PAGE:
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For years, graffiti art was viewed as vandalism and an eyesore.

For years, graffiti art was viewed as vandalism and an eyesore. Many people saw graffiti as a sign of urban decay, and the public at large didn't like it—neither did city governments.

Graffiti has been around for a long time.

Graffiti dates back to ancient times, when it was used by rulers and nobles as a means of communication. It was also used to mark territory or to deface enemy property. Graffiti has been found in the ruins of Pompeii and in medieval churches throughout Europe. Ancient Romans used graffiti for political purposes, and it appeared throughout Renaissance art, from Michelangelo's Sistine Chapel ceiling to Goya’s satirical works on sexual mores.

Street art is about more than painting murals.

Let’s get one thing clear: “street art” is about more than painting murals. In a broad sense, it refers to all the many different kinds of art that take place in public spaces. This can include everything from public art and public sculpture (think Michelangelo’s David), to street musicians and buskers, to performance art in public spaces—and so on.

Yarn bombing (sometimes called “knitting graffiti”) involves crocheting or knitting yarn around objects that are found in urban landscapes, such as lamp posts or signposts. Sand art is an ecological form of street art that uses completely biodegradable materials like sand, leaves and flowers. Sticker art involves putting stickers up with a message; the object here is to get people thinking about the message—to start a conversation. Electronic billboards and LED signs are also considered forms of street art.

As the definition of street art expands, so does the range of artists that the movement attracts.

As street art becomes more mainstream, the range of artists who turn to it as their mode of expression continues to expand. Street art can now be defined as anything from a political mural to an installation piece. Some street artists may focus on the act of spray painting itself; others may use their work as a platform for a performance. With street art's definition growing ever wider, so too does its ability to attract a diverse cast of creatives.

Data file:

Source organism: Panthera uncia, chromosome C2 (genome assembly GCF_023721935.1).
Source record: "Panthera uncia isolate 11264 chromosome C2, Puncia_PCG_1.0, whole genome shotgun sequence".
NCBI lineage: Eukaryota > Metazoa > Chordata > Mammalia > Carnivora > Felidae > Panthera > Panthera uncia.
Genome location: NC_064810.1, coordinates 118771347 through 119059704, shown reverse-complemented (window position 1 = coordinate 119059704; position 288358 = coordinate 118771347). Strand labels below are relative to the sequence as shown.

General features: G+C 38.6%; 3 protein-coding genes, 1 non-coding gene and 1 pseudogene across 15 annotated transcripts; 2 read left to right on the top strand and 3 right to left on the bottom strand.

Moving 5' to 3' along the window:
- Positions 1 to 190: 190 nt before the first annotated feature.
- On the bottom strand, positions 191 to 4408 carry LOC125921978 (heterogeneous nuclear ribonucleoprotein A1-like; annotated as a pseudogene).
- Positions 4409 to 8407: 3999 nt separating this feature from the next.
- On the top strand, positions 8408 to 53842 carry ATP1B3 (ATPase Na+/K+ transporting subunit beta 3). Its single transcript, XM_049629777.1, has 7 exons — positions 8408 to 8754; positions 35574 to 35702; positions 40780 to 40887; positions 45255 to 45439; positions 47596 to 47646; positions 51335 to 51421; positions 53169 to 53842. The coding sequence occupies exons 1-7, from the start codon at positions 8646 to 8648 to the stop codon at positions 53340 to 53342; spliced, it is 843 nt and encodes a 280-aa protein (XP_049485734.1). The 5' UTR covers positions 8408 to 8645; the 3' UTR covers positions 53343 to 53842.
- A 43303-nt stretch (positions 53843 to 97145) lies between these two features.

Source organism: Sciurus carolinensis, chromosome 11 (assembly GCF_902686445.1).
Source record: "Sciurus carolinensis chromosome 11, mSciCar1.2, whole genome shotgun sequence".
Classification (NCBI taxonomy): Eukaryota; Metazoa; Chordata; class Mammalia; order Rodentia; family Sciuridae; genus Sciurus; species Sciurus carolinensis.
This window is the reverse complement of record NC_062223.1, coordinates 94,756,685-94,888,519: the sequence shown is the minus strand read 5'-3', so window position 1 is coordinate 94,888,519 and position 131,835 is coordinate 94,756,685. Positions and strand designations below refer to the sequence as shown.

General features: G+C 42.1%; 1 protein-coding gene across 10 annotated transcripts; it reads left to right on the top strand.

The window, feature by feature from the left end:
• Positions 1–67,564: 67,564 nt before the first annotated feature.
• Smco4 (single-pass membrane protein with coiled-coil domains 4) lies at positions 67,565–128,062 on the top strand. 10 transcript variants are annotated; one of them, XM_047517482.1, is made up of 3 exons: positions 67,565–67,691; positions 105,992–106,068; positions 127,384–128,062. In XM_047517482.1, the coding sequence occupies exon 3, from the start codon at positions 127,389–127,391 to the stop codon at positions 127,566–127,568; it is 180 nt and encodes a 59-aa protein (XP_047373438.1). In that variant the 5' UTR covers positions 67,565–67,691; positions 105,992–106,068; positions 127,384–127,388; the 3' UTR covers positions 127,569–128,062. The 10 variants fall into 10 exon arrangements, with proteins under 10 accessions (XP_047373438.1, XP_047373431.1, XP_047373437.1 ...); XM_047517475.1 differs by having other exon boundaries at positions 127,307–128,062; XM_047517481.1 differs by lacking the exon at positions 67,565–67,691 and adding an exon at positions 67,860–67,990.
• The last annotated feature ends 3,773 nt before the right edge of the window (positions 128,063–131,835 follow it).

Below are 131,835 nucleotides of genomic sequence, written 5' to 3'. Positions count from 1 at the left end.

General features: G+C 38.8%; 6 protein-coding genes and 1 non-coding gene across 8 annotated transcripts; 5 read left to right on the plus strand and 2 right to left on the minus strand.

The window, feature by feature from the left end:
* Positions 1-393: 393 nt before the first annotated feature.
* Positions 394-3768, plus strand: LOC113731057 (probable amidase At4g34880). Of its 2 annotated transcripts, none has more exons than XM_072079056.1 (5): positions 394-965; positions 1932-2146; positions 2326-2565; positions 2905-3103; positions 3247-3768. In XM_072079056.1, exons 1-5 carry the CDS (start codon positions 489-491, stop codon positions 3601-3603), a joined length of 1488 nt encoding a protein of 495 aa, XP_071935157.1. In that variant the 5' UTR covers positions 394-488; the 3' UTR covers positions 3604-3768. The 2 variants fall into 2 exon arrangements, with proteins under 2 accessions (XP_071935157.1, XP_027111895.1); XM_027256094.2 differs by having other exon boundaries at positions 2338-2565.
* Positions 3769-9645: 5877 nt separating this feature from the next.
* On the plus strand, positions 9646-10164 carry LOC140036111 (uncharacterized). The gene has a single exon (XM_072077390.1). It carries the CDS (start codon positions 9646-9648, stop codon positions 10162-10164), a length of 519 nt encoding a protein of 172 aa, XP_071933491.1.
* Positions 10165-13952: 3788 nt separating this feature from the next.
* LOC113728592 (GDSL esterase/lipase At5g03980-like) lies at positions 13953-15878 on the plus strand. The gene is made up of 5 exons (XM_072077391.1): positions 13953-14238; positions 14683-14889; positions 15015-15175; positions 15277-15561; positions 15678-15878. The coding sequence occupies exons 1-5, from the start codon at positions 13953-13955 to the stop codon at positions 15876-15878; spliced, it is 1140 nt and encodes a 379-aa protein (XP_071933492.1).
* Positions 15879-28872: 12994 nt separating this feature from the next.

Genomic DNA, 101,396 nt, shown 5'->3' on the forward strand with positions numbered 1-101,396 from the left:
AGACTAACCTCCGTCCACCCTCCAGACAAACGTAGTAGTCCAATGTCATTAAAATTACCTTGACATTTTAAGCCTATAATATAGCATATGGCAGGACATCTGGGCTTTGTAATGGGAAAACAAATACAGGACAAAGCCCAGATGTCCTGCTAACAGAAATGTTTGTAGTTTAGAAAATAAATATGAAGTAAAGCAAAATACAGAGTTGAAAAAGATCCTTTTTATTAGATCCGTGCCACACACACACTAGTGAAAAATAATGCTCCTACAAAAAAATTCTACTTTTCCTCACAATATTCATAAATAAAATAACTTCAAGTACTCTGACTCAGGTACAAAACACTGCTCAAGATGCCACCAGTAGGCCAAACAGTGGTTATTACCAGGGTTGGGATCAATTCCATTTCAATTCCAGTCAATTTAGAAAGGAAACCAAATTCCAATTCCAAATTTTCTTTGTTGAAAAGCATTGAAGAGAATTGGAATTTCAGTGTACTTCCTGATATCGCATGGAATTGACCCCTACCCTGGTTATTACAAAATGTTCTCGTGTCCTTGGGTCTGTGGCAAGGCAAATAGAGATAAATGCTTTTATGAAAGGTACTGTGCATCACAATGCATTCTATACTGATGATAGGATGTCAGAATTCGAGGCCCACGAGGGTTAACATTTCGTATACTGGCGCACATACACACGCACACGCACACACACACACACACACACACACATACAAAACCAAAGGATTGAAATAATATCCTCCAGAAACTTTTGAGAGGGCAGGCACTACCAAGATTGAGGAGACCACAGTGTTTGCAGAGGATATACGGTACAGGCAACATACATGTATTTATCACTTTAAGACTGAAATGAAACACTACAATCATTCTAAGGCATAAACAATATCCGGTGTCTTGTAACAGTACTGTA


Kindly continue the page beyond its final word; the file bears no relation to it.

Some street artists have been able to turn their art into mainstream careers.

If you’re a fan of Banksy, you’ve probably noticed that street art has been gaining mainstream popularity. While graffiti artists have traditionally remained anonymous and underground, some have been able to turn their art into mainstream careers. With the help of this growing attention, graffiti artists are being paid to create commissioned works for private collectors as well as more publicly on buildings in urban areas.

Street art is also changing due to technology.

As technology has evolved, so have the ways in which street artists create and market their work. Digital platforms like Instagram and Snapchat, have become critical to making street art more accessible to the public—but they are also helping to grow the medium itself.

Thanks to social media, for example, street artists don't need to rely on physical graffiti or wheat paste posters to promote themselves. With a simple post on Instagram or Facebook, an artist can quickly reach a local or global audience.

Also, apps like Adobe Photoshop enable an artist to digitally edit their work before displaying it publicly. This means that the art can be tweaked or changed even after it's been posted on the wall of a building. As mobile devices become ubiquitous throughout urban areas of the world (thanks in part to wireless internet), we can expect that more and more street art will be edited using digital tools like Photoshop and others still being created as you read this article

The legality of street art can be complicated because it's often illegal.

Street art is a wonderful, vibrant addition to our cityscape. The often elaborate murals exploding across the sides of buildings in recent years have provided us with a visual feast. Many of these artworks are not only beautiful but also inspirational; some even convey an important social message.

However, the legality of street art can be complicated because it's often illegal. Street artists may argue that their art is protected by free speech laws, but the Supreme Court has actually ruled that creativity and artistic expression can be regulated if they're conducted on public property without proper authorization. In other words, when you put your artwork on someone else's wall without their consent, you're engaging in vandalism and trespassing — both crimes — and there are no exceptions for artistry or creativity."

If you want to see beautiful art in your town, join your local arts council.

In addition to supporting the arts in your community by attending art events or buying local art, you could also join your local arts council. An arts council is an organization that aims to promote the arts and provide resources for artists. Arts councils are typically funded through grants, sponsorships, and donations from individuals and businesses

As an individual who is passionate about street art, joining your local arts council is a great way to support street art in your community. You can find out about local artists and events relating to street art. Joining an arts council also provides a great opportunity for you to get involved in relevant community projects. Plus, it provides a great way for you to network with other people in the community who share your love of street art. Being involved with your local arts council will give you a good feel for how involved the greater community is in supporting artistic endeavors like street art

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